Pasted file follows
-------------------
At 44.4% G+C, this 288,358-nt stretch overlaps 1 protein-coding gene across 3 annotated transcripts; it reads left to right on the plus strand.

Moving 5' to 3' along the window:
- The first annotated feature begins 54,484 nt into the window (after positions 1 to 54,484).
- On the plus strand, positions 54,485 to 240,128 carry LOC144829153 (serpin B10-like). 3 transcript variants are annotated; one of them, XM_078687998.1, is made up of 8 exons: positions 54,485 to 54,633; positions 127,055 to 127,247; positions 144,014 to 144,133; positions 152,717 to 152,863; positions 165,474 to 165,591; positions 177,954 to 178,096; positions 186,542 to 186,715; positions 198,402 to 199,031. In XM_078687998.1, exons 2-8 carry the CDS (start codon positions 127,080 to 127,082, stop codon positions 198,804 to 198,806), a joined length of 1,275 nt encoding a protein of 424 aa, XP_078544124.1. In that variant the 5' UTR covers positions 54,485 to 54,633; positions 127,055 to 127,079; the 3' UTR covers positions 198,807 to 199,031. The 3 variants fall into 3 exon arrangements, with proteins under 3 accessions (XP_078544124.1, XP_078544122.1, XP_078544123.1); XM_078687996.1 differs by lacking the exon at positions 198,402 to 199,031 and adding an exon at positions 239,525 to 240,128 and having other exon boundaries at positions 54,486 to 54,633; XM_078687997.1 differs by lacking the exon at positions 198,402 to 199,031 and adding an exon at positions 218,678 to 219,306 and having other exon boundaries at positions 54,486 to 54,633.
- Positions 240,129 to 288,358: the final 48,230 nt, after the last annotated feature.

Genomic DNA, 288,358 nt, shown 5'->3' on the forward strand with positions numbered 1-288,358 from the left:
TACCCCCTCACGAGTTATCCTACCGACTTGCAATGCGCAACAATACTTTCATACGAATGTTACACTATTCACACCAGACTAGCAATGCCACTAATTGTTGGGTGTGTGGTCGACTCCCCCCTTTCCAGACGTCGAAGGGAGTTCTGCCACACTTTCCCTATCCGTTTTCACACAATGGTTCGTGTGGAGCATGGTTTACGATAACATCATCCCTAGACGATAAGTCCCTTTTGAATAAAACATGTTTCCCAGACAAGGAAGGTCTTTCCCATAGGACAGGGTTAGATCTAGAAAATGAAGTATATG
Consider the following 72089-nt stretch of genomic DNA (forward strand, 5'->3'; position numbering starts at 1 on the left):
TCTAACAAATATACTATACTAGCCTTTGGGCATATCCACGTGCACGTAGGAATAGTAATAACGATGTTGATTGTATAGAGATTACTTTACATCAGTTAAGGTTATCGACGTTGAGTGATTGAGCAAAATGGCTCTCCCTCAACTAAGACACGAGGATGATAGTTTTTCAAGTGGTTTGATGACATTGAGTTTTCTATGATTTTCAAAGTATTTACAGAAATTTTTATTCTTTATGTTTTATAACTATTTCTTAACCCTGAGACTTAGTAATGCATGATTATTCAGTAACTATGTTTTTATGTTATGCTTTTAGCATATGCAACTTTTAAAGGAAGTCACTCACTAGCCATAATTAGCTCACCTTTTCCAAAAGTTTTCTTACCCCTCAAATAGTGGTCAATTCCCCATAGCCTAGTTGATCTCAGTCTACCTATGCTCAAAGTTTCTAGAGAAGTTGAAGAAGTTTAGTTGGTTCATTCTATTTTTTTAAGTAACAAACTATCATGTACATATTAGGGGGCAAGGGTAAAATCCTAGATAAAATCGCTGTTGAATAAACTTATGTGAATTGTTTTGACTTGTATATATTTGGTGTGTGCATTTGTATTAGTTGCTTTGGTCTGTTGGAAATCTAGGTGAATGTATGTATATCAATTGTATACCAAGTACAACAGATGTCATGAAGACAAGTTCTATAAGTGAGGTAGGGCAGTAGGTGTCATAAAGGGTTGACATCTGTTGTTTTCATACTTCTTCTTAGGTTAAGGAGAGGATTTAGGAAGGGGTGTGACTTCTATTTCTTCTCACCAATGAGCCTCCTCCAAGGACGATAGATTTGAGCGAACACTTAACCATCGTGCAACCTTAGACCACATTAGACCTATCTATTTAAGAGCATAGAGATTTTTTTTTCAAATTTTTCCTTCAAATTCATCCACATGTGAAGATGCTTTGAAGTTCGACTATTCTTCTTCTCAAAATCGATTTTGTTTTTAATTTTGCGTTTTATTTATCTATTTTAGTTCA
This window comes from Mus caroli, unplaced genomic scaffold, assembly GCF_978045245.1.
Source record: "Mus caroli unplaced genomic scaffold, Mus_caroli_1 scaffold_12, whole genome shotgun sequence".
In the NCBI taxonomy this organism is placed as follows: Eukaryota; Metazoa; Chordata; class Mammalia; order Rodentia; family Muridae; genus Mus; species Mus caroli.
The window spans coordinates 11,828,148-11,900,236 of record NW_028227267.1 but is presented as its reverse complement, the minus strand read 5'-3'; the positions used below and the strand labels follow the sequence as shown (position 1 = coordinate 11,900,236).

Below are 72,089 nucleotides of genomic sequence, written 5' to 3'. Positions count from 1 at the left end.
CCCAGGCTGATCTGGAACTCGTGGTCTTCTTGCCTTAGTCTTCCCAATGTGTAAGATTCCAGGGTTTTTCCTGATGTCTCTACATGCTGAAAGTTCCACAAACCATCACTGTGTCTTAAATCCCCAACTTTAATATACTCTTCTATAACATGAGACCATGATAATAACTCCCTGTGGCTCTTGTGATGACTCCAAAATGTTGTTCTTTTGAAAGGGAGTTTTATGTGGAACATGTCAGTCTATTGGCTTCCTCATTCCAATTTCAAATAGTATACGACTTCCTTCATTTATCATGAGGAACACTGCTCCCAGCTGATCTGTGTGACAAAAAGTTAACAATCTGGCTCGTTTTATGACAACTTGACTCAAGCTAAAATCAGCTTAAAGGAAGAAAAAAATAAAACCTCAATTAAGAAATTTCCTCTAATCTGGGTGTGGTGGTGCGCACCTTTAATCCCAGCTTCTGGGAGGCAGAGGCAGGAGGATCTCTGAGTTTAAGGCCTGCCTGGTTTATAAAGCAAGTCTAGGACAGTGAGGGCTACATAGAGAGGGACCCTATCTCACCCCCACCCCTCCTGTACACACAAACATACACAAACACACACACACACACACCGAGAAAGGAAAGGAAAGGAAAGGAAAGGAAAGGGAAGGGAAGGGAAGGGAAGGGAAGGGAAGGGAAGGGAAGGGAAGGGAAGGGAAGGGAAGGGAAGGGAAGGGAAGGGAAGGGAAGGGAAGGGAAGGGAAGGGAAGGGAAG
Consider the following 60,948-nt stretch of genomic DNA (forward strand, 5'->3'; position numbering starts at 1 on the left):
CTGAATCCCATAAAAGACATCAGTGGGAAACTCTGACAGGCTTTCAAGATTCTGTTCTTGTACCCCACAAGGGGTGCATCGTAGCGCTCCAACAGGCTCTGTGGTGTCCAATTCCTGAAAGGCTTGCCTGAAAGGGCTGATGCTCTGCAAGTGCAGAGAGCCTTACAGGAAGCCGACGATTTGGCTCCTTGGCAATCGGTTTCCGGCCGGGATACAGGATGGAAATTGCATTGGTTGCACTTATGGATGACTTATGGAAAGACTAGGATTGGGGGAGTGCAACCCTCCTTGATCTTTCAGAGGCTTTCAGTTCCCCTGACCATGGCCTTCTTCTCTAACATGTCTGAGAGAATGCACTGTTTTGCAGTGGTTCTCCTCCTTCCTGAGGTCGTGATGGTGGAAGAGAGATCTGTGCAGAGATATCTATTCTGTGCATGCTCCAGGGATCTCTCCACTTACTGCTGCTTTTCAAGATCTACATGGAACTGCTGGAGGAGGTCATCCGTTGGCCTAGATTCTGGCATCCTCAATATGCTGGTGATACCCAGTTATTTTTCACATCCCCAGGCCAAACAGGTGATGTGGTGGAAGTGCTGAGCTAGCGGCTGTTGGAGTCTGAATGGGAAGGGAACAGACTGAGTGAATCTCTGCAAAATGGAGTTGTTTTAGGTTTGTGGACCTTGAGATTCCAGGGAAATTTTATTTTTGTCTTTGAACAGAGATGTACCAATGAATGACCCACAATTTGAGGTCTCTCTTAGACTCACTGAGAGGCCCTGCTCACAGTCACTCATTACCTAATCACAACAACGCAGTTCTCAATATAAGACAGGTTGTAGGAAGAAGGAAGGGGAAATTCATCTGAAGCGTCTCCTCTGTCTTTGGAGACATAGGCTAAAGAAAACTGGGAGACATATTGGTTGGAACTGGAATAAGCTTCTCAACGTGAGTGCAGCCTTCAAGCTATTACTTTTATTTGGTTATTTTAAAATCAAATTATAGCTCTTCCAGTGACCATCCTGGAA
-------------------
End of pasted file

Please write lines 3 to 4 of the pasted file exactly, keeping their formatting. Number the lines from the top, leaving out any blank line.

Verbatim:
- The first annotated feature begins 54,484 nt into the window (after positions 1 to 54,484).
- On the plus strand, positions 54,485 to 240,128 carry LOC144829153 (serpin B10-like). 3 transcript variants are annotated; one of them, XM_078687998.1, is made up of 8 exons: positions 54,485 to 54,633; positions 127,055 to 127,247; positions 144,014 to 144,133; positions 152,717 to 152,863; positions 165,474 to 165,591; positions 177,954 to 178,096; positions 186,542 to 186,715; positions 198,402 to 199,031. In XM_078687998.1, exons 2-8 carry the CDS (start codon positions 127,080 to 127,082, stop codon positions 198,804 to 198,806), a joined length of 1,275 nt encoding a protein of 424 aa, XP_078544124.1. In that variant the 5' UTR covers positions 54,485 to 54,633; positions 127,055 to 127,079; the 3' UTR covers positions 198,807 to 199,031. The 3 variants fall into 3 exon arrangements, with proteins under 3 accessions (XP_078544124.1, XP_078544122.1, XP_078544123.1); XM_078687996.1 differs by lacking the exon at positions 198,402 to 199,031 and adding an exon at positions 239,525 to 240,128 and having other exon boundaries at positions 54,486 to 54,633; XM_078687997.1 differs by lacking the exon at positions 198,402 to 199,031 and adding an exon at positions 218,678 to 219,306 and having other exon boundaries at positions 54,486 to 54,633.